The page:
Is the Bible racist? Richard Dawkins thinks so, and the big reasons given in this general accusation are these: some 19th Century Christians justified new world slavery by appealing to the Bible; and YHWH commands Israelites to kill all the Canaanites. But “racism” is about “race” and most ancient Semite people are of the same race, but … but … but if we understand racism as prejudice based on nationality or ethnicity, then find texts in the Bible that can be taken as racist. David Lamb, in his excellent book, God Behaving Badly: Is the God of the Old Testament Angry, Sexist and Racist?, examines with this question: Racist or Hospitable?
Any attitude that denigrates any human on the basis of ethnicity or race is contrary to God’s creation of all humans as divine images. This insults God. David contends the geneaologies show that all humans derive from one family — that is a biblical perception of all humans.
Can this theme in the Bible be adequately explained by appealing to election, to wickedness and to God’s holiness that leads to judgment? This stuff is in all our Bibles: What do you do with the material?
Further, he agrees with Bill Webb that the biblical material, while not what we believe today, struck redemptive moves in the ancient world.
Fine, but what about the genocide texts? Here are two texts, the first from Joshua 10:40 and the second from Josh 11:14-15:
So Joshua subdued the whole region, including the hill country, the Negev, the western foothills and the mountain slopes, together with all their kings. He left no survivors. He totally destroyed all who breathed, just as the LORD, the God of Israel, had commanded.
14 The Israelites carried off for themselves all the plunder and livestock of these cities, but all the people they put to the sword until they completely destroyed them, not sparing anyone that breathed. 15 As the LORD commanded his servant Moses, so Moses commanded Joshua, and Joshua did it; he left nothing undone of all that the LORD commanded Moses.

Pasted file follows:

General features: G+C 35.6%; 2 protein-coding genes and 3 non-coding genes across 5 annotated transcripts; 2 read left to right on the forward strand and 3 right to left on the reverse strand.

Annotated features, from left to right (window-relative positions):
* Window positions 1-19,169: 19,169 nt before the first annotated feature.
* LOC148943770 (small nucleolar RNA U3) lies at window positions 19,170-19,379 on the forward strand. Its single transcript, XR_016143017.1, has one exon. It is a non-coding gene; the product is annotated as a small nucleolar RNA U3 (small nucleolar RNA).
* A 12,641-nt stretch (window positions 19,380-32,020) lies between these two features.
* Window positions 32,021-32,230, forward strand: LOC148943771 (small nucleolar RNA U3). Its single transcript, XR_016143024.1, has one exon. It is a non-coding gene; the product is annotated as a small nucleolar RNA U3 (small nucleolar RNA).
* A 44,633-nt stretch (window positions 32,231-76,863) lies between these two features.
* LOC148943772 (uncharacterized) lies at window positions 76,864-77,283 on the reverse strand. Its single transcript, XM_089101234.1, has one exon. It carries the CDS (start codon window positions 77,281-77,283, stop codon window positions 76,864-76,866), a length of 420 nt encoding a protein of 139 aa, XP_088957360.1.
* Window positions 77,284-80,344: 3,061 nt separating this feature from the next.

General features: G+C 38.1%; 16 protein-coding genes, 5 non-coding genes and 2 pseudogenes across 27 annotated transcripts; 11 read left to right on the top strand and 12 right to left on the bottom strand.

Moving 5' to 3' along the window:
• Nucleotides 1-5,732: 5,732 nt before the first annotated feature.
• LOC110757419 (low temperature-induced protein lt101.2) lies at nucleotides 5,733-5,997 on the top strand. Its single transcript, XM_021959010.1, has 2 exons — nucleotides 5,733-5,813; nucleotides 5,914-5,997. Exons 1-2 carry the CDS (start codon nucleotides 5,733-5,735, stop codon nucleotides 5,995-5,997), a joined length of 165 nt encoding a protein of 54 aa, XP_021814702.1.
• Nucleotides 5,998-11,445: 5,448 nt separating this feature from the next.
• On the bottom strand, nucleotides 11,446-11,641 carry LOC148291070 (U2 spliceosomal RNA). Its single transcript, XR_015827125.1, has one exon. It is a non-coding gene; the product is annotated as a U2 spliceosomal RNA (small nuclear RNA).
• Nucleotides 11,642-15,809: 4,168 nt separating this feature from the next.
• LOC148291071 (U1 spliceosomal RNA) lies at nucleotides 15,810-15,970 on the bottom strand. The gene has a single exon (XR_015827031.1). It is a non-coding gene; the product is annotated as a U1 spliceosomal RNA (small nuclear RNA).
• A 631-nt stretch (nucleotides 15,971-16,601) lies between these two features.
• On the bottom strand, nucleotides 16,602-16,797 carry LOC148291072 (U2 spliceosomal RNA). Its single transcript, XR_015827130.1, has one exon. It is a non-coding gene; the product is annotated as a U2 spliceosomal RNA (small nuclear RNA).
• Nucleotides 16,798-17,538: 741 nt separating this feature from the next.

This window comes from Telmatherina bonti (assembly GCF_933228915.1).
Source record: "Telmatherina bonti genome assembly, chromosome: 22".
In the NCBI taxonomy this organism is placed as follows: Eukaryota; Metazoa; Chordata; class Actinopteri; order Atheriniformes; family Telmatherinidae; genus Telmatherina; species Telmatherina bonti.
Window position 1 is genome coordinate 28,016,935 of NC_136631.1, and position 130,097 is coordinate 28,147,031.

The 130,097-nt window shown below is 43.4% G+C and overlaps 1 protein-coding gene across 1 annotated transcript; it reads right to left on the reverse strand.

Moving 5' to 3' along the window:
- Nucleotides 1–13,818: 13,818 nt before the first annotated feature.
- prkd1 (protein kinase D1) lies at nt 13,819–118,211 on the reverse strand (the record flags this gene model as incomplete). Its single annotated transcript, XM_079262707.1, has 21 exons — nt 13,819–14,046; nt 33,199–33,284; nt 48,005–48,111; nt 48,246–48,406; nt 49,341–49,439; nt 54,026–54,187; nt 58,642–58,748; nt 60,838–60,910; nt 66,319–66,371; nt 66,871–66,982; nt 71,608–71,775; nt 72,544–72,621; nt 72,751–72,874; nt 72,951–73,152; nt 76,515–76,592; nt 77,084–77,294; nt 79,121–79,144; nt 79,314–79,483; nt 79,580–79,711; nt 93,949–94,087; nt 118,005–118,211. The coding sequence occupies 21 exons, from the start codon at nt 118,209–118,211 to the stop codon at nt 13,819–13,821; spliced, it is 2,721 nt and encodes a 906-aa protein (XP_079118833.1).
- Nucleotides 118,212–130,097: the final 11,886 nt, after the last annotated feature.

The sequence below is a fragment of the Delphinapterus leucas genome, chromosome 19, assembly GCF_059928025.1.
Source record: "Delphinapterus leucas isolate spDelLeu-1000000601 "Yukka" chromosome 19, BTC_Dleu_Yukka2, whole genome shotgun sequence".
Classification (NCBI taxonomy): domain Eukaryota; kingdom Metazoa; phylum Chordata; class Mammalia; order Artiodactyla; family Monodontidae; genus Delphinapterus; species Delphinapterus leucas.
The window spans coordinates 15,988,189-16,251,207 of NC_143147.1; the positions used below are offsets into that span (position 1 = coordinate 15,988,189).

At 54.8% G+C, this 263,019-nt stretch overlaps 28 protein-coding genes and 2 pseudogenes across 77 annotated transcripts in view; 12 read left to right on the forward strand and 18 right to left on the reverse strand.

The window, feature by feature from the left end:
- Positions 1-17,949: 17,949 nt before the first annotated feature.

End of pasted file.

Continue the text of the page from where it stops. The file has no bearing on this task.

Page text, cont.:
1. The ancient context was one of annihilation of one’s enemies’ armies and sometimes entire villages and families.
2. The Bible shares hyperbolic language in descriptions of such actions. Though it states they killed “all” the texts clearly show they didn’t kill all; they killed some. The damage was not as severe as it appears.
3. Joshua’s victory over the Canaanites was less excessive than the typical descriptions in the ancient world.
4. The big issue is Israel’s need and battle for a homeland.
For me, these are tough issues. David explores some more themes:
1. God promises the Land to Israel.
2. The destruction is seen as after God’s patience and rooted in the sins and wickedness of the Canaanites. E.g., Deut 18:9-14.
4. God punishes his own people, showing that YHWH is not racist.
5. Every Canaanite who was hospitable was shown mercy: Rahab, Gibeonites, man from Bethel, Amalekites, Kenites…
6. Though God punishes, yet God loves.
7. God demands loving the sojourner, and think of Ruth, Daniel, Jonah…
8. Naaman the Syrian, a military and violent man, was healed by YHWH.
9. Jesus has foreign grandmothers.